I thank the Ceann Comhairle for affording me the opportunity of raising this important issue. I thank the Minister of State for coming to the House — I hope he can give me a positive reply.
There is an urgent need to re-examine and change the way the Department of Agriculture and Food deals with BSE cases. It is impossible to understand or justify why the Department should continue with a total herd slaughter policy when it is clear from all evidence that this disease does not affect the rest of the herd. I welcome the drop in the number of herds that are being slaughtered owing to the presence of BSE. However, the loss of a total herd to any disease is traumatic for any farm family and is almost akin to a family death. To lose a herd because of one BSE-infected animal, when there is no scientific or other evidence to justify it, is unfair and entirely irresponsible. Other EU countries have re-evaluated their structures and only slaughter the infected animal and cohorts. Ireland needs to satisfy health and export regulations and that is what this is about.
The three wise men who advise the Minister for Agriculture and Food advised that the process be re-examined — they obviously saw room for major savings as that was their brief. This was the only aspect of the report the Minister ignored. It is unfair that farmers, many of whom had closed herds before BSE struck, are forced into the open market where, even arising from the Department's advice, they have found other serious disease problems.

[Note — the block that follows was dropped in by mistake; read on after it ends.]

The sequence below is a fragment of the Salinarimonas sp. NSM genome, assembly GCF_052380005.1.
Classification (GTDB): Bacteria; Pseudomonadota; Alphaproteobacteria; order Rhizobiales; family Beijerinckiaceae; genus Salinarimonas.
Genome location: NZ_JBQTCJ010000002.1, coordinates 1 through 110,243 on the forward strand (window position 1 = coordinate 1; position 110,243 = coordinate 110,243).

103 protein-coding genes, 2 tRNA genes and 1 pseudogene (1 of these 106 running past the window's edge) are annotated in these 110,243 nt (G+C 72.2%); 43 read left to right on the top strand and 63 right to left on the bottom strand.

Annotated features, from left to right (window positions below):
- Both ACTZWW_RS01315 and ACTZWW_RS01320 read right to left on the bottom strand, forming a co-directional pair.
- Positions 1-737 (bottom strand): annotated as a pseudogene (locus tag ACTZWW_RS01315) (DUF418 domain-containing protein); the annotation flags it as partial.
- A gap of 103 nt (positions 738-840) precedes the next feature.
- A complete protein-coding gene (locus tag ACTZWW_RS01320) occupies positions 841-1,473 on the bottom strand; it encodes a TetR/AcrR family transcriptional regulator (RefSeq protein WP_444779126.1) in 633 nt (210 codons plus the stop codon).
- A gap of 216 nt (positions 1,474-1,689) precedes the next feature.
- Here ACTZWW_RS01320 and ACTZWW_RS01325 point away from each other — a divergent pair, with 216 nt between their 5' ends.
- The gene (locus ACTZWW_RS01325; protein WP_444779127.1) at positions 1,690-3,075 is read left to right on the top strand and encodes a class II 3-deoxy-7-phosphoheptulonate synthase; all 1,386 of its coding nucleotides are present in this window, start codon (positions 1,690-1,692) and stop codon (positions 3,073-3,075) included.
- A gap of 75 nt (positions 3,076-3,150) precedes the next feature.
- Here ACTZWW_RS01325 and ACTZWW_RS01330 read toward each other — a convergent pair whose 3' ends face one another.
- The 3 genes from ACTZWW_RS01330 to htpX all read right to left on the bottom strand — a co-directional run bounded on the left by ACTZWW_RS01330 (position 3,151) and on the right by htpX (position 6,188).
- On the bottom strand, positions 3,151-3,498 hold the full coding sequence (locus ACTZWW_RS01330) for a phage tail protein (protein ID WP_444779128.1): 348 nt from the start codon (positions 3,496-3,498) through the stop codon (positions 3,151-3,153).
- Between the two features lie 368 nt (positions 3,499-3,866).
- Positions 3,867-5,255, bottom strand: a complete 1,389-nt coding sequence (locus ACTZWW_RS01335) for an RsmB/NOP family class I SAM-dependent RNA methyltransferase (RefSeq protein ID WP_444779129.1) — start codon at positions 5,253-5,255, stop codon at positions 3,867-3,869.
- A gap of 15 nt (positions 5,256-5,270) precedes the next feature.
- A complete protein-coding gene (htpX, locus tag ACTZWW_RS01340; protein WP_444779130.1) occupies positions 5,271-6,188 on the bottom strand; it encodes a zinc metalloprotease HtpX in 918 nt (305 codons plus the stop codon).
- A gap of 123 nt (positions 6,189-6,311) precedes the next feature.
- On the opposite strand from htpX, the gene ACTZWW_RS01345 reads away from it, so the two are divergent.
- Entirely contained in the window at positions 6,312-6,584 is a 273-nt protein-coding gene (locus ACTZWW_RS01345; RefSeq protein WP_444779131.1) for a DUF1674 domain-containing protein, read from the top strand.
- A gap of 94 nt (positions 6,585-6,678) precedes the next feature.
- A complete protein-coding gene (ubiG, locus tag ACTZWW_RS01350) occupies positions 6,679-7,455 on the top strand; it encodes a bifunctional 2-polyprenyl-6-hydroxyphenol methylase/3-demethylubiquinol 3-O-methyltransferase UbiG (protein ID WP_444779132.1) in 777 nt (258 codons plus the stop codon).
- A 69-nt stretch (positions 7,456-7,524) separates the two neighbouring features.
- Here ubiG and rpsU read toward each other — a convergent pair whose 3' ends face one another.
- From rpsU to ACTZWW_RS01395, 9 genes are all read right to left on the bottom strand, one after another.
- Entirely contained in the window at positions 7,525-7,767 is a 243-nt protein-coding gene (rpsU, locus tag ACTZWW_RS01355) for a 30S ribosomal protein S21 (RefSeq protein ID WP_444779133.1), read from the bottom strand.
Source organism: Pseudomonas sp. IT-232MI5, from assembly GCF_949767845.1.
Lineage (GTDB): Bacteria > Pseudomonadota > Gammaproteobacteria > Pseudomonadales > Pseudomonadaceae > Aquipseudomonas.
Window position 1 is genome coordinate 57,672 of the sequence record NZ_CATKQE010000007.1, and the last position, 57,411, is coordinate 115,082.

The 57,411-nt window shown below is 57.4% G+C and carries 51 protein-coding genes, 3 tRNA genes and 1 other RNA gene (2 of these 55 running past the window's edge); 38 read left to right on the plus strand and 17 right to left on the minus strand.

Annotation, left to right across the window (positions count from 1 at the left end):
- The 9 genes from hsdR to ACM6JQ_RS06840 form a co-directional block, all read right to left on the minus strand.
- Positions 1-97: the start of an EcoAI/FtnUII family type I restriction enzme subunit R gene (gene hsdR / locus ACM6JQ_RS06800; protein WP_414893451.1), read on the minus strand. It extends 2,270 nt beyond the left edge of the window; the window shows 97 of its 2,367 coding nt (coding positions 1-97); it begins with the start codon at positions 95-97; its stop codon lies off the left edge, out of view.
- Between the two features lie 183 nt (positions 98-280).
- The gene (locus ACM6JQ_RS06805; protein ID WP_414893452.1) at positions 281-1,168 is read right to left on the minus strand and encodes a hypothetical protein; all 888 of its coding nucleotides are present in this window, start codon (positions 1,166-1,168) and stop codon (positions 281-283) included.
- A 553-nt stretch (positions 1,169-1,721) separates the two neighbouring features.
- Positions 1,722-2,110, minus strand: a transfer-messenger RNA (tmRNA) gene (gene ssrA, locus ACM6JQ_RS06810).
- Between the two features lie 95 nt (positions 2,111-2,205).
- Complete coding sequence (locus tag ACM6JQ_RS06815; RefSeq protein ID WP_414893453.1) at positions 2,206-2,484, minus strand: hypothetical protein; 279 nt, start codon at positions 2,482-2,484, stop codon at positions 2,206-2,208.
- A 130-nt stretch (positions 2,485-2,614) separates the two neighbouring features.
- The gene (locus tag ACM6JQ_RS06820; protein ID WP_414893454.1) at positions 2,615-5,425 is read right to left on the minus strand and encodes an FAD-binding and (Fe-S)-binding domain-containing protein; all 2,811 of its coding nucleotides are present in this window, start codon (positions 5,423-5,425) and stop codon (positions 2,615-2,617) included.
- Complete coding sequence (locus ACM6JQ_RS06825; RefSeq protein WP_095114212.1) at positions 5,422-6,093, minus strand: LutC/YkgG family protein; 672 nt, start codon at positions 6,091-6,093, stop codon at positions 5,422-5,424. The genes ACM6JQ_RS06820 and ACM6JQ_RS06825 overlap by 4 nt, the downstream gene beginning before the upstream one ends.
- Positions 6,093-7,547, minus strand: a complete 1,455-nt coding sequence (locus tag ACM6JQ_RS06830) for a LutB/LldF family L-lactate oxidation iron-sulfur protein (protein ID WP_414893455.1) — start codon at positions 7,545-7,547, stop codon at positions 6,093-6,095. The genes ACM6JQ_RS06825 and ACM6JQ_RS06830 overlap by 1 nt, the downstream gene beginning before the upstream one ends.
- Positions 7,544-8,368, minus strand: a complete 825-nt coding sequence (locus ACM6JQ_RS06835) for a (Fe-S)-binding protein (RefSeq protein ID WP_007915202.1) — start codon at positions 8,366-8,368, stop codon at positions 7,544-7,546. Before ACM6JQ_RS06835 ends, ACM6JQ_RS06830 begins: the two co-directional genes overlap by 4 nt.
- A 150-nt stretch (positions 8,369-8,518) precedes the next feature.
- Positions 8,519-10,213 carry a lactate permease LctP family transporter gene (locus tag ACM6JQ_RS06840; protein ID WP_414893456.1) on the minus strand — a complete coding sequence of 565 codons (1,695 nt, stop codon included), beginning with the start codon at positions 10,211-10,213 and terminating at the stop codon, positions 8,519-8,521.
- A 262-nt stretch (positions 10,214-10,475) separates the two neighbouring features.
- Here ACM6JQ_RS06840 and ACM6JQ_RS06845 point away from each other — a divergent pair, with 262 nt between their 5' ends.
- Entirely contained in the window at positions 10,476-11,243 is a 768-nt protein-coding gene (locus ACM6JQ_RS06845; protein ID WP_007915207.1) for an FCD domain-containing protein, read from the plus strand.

More than ten years ago, Fine Gael warned the then Minister about the dangers of Johne's disease and other problems imported into this country. Are depopulated farmers advised of these potential problems? A number of farmers whose herds have been depopulated and restocked have found their animals have serious disease problems for which they can get no compensation.
I know of a farmer whose farm was destocked for a second time. He was unhappy about this and requested that only the diseased animal be taken out. He is now under all sorts of investigation and he still has not been paid even though 15 months have passed. We must be sensible about this.
I know of a farmer, not from my constituency, whose farm was involuntarily depopulated in 1997. He made all kinds of efforts with his DVO in seeking personal and health advice. He bought animals under the DVO's regulations. At no time was he advised of a problem such as Johne's disease. He now finds that his herd is suffering from this serious disease. While a number of his animals have been disposed of and others are locked up, he cannot get compensation. The moneys being wasted on the destruction of entire herds should be used to evaluate the problems presented by the other disease. Another farmer in my constituency was forced to restock. He has incurred enormous veterinary bills arising from the diseases he found in his herd.
I urge the Minister of State to reconsider this scheme. If other EU countries have re-evaluated their schemes it is time we reconsidered ours. As president of the European Council on Agriculture, the Minister, Deputy Walsh, is in the strongest position he has ever been in. Surely he will have an opportunity to re-evaluate this to ensure people understand what it is all about. If other EU countries that do not depopulate can sell their products in the same markets as we sell to, surely we can do the same.
Depopulation is traumatic for farmers. I spoke to a woman yesterday whose herd is under investigation but has not yet been deemed to be BSE-infected. She begged me to raise this matter in a positive way.